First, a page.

Smoking and Pregnancy
The Centers for Disease Control and Prevention (CDC) recommends that women who are pregnant or thinking about becoming pregnant should not smoke. Smoking during pregnancy can harm your baby, including causing low birth weight and prematurity. In addition, there’s evidence that babies born too early may have more health problems at birth and later in life than those born at term. Even secondhand or “passive” smoking is dangerous to your baby!
Smoking can harm a woman and her baby.
Smoking during pregnancy can cause harm to the mother and her baby.
- Smoking causes a miscarriage. If you smoke, there is a chance that you may miscarry your pregnancy or have an early delivery. This increases the risk of stillbirth and low birth weight babies.
- Smoking causes preterm deliveries (before 37 weeks) that are associated with poor health outcomes for both mother and baby after birth, including infections, lung problems (such as pneumonia), high blood pressure, gestational diabetes, and asthma attacks in children later in life.
Pregnant women who smoke may have an increased risk of:
If you’re pregnant, smoking can cause a number of serious problems for your baby.
- Low birth weight: Babies born to mothers who smoke may be smaller and weigh less than usual. This is especially true if they were born early or had a difficult pregnancy. Babies who are born weighing less than 5 lbs 6 oz have an increased risk of dying from complications related to prematurity (such as respiratory distress syndrome), the low birth weight itself, or other health conditions that affect both mother and child at this time in life.
- Premature birth: Smoking during pregnancy has also been linked with premature births—that is, deliveries that occur before 37 weeks gestation (or four months after conception). In addition to being more likely to deliver early themselves, women who smoke during pregnancy are more likely than nonsmokers to have babies with low Apgar scores 1 minute after delivery (a measure used by doctors to check on how well newborns did).
If a pregnant woman smokes, her baby’s birth weight may be lower than if the mother did not smoke.
Smoking during pregnancy can lead to lower birth weight for your baby. This may be due to the fact that smoking during pregnancy increases blood pressure and heart rate, which increases blood flow to the placenta. The result is less oxygen being delivered through your mother’s body, making it harder for her body to deliver nutrients such as iron and protein into her developing baby’s bloodstream.
A study published in BMJ Open showed that women who smoked had 3 times greater odds of delivering preterm (before 37 weeks) compared with nonsmokers; this increased risk was even greater if they had an early birth (less than 33 weeks), when there are higher risks for fetal death or serious problems such as cerebral palsy or mental retardation later in life.
The risk of having a miscarriage is higher among women who smoke.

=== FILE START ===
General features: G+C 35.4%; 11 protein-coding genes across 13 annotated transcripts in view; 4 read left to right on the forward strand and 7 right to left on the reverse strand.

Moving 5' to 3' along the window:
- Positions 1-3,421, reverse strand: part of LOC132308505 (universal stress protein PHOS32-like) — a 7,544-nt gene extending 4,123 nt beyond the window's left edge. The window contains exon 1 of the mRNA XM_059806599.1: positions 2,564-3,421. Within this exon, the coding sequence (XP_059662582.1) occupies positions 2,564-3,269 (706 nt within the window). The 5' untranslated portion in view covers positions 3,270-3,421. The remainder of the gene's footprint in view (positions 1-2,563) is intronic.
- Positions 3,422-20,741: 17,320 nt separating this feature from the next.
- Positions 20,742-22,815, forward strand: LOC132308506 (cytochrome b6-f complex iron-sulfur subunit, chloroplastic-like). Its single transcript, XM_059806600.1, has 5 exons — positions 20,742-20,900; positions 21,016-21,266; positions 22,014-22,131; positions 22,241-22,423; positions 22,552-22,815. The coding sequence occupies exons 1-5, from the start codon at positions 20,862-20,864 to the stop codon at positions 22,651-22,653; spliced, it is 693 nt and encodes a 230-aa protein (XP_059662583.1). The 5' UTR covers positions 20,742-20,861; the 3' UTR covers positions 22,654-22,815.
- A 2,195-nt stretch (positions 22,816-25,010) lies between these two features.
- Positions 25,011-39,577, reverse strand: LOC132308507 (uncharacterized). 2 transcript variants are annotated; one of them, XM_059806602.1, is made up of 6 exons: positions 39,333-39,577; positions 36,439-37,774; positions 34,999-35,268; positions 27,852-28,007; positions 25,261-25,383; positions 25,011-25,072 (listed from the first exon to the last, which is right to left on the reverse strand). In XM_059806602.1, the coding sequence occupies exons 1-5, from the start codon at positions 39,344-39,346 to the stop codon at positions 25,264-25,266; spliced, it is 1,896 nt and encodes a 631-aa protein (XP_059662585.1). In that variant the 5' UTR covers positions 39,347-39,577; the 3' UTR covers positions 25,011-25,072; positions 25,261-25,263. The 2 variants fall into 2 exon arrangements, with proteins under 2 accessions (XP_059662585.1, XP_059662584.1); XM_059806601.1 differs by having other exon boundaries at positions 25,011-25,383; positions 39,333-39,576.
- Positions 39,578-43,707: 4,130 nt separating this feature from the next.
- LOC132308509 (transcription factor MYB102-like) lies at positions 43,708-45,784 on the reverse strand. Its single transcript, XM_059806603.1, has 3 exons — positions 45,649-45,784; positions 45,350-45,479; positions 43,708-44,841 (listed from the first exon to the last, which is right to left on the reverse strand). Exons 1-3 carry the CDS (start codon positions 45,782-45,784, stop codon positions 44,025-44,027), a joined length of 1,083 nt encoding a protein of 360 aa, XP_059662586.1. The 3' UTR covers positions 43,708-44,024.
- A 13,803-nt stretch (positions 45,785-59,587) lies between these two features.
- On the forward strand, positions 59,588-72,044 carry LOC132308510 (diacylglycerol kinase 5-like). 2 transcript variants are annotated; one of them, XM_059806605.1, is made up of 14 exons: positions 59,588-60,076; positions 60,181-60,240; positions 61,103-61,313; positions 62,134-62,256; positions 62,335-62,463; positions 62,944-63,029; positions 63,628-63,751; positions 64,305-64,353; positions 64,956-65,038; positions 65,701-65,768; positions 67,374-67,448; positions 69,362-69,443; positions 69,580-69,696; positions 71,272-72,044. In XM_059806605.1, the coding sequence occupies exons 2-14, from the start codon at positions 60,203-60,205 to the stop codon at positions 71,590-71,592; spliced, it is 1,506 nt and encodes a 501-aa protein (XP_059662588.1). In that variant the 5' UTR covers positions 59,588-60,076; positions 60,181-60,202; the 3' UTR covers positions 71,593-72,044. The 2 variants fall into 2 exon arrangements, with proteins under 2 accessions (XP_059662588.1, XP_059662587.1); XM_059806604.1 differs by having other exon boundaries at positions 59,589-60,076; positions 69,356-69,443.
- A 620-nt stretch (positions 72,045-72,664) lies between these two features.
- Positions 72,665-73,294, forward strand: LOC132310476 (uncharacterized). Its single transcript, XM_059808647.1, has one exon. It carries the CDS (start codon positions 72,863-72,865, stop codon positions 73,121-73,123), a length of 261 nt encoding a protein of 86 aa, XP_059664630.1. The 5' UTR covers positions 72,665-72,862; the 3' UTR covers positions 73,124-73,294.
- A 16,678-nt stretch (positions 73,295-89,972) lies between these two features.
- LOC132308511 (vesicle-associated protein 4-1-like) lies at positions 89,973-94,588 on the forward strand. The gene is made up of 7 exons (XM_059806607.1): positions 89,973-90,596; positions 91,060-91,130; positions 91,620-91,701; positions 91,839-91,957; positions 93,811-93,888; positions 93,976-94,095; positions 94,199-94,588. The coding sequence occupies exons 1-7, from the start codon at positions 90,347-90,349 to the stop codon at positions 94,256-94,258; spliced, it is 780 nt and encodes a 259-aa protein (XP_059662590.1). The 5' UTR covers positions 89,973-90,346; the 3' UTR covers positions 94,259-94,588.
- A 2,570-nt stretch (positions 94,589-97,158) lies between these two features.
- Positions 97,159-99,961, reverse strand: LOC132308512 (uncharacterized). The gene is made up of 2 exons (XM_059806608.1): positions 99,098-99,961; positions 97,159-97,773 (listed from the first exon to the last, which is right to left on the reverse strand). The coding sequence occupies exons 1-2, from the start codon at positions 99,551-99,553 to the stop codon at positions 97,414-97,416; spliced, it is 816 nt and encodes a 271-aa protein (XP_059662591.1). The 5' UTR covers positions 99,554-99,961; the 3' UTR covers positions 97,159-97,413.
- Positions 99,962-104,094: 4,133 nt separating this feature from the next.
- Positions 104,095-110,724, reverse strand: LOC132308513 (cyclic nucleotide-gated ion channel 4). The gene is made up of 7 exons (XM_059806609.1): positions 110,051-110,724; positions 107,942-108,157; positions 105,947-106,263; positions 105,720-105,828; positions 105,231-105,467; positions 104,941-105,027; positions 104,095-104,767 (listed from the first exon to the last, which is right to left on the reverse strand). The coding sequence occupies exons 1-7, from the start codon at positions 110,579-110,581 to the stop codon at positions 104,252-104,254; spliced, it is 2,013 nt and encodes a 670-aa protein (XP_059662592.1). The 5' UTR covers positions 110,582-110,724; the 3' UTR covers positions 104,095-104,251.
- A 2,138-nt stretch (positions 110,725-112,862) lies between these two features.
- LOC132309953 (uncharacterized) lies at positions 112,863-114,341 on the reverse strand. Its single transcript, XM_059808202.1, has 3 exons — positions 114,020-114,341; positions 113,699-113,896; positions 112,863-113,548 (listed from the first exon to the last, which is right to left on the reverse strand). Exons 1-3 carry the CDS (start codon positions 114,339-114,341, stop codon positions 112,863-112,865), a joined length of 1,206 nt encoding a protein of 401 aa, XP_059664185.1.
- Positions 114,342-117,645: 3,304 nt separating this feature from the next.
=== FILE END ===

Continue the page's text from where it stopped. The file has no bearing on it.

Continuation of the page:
Smoking is a risk factor for miscarriage. Smoking causes an increase in the risk of early pregnancy loss by as much as 50%, according to research published in the journal Obstetrics & Gynecology.
The amount of time it takes to get pregnant depends on many factors, including your age and health history. But smoking can delay ovulation or put you at risk for ectopic pregnancy if you do not carry a baby within the womb. This type of pregnancy occurs when there’s no connection between the fallopian tube where sperm normally swims and an embryo; instead, one grows outside it—and sometimes into another organ (like your bladder).
There is also an increased risk for stillbirth (delivery of a baby who has died in the womb).
Stillbirth (delivery of a baby who has died in the womb) is also a rare event. There are many reasons that stillbirth can occur, including genetic abnormalities and maternal complications such as infection or hemorrhage. Smoking during pregnancy has been associated with an increased risk for stillbirth, with evidence that smoking may lead to intrauterine growth retardation or fetal death due to decreased oxygen supply to the fetus.
Women who smoke are more likely to have a preterm delivery (birth before 37 weeks of pregnancy).
- Smoking during pregnancy is linked to several problems for the baby.
- The mother’s health may be affected by smoking during pregnancy.
- Smoking can affect your family and community as well.
- Smokers are more likely to have preterm births (birth before 37 weeks of pregnancy).
Even secondhand or “passive” smoking is dangerous to your baby.
Even secondhand or “passive” smoking is dangerous to your baby. Secondhand smoke can cause lung problems in children, including asthma, ear infections, and respiratory infections.
Passive smoking means that someone else is smoking near you without you having direct contact with the smoke (for example if they are on a bus where there are smokers). Passive smoking has been linked to cancer of the womb and cervix in women; lung cancer in men; heart disease; stroke; diabetes mellitus type 2 (diabetes) which may result in kidney failure or blindness among others.